IP students need flexibility because changing pandemic conditions in host countries could still potentially impact aspects of IP programs, Laux said.
“If we’ve learned anything in the pandemic, it’s that nothing is ever final until it happens,” Laux said in a June 11 interview. “We have a lot more clarity today than we did six weeks ago, in terms of what our host governments are going to do and what they’re planning to do and what we can expect. If the virus takes a turn on us, however, we will have to adapt or adjust.”
The IP office expects classes to be in person this fall at the aforementioned abroad locations. Students still might have to take some classes online if local public health authorities demand classroom closures, but Laux does not anticipate that situation will happen this fall.
Johnson said she accepts the risk that she might have to do some online classes as part of the program this fall. For Johnson, the potential reward of studying overseas is worth the risk of having part of her semester conducted online.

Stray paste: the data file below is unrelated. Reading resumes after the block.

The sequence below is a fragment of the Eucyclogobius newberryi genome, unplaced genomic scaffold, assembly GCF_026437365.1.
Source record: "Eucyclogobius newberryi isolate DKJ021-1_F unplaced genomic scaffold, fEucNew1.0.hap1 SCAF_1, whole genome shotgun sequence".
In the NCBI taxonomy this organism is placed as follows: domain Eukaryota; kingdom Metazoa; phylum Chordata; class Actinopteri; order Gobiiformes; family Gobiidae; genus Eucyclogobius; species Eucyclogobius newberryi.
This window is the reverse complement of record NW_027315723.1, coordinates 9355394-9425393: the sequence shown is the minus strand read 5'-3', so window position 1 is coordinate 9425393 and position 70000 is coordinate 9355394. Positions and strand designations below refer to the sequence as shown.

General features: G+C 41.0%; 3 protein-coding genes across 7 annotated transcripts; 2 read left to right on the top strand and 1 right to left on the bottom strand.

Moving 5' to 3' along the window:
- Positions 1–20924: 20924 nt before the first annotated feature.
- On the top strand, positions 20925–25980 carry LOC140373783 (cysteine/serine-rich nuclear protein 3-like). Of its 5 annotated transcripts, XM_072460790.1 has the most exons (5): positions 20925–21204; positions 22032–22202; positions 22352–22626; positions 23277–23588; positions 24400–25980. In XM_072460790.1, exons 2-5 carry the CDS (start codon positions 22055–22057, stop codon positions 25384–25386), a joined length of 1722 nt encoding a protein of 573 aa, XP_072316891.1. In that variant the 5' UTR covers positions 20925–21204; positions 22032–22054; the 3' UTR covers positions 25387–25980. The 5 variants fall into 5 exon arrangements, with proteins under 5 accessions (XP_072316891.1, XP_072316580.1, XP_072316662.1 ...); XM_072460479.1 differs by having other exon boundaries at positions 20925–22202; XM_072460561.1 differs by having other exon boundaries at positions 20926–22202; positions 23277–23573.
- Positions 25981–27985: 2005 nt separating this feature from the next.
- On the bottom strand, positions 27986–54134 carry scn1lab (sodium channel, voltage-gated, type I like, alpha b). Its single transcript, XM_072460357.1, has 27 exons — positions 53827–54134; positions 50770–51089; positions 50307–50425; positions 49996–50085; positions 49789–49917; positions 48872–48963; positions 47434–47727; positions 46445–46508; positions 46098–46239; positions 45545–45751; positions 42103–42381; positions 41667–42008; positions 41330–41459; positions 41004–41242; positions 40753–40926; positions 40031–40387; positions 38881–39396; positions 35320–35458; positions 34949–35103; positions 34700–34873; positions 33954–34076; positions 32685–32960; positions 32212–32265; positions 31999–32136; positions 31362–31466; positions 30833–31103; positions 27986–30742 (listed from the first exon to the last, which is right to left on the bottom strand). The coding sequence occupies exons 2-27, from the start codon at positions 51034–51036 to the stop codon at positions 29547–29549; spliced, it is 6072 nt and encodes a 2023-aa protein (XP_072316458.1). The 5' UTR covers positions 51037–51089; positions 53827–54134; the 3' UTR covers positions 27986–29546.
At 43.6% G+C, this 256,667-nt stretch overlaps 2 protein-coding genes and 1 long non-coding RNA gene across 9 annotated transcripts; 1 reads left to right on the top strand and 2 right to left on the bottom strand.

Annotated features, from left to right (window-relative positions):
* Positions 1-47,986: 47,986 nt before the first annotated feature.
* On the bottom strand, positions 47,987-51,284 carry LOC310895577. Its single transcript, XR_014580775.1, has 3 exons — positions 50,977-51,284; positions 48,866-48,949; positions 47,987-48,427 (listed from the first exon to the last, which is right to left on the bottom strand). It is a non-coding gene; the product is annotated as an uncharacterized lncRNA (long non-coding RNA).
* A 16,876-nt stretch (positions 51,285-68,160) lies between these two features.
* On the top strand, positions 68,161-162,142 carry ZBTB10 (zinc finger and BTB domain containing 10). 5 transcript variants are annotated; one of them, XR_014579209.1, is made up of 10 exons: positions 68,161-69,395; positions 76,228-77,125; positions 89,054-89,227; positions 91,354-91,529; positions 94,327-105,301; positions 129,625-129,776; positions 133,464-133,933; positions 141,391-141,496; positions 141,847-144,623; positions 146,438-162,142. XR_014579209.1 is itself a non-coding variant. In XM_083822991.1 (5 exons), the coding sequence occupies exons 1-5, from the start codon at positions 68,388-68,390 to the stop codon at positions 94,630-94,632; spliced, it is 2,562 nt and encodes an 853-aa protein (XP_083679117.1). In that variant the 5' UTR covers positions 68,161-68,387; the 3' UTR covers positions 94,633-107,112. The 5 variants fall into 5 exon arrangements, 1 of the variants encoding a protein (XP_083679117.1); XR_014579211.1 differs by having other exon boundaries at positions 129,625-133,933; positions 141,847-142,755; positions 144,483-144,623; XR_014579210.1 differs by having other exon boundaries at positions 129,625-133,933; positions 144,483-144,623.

Laux said, in her opinion, the remaining fall programs are unlikely to see a repeat of the 2020 pandemic closings.
“It would have to be a very extreme situation for us to evacuate programs again,” Laux said.
Zola said he believes the international programs this year are going to be a notable experience regardless of the additional COVID-19 constraints.
“We will be coming from this last year of isolation, and we will be coming together into this new community that will heighten our bond more than perhaps any other year,” Zola said. “And so in that sense, it’ll be even more special than in years past.”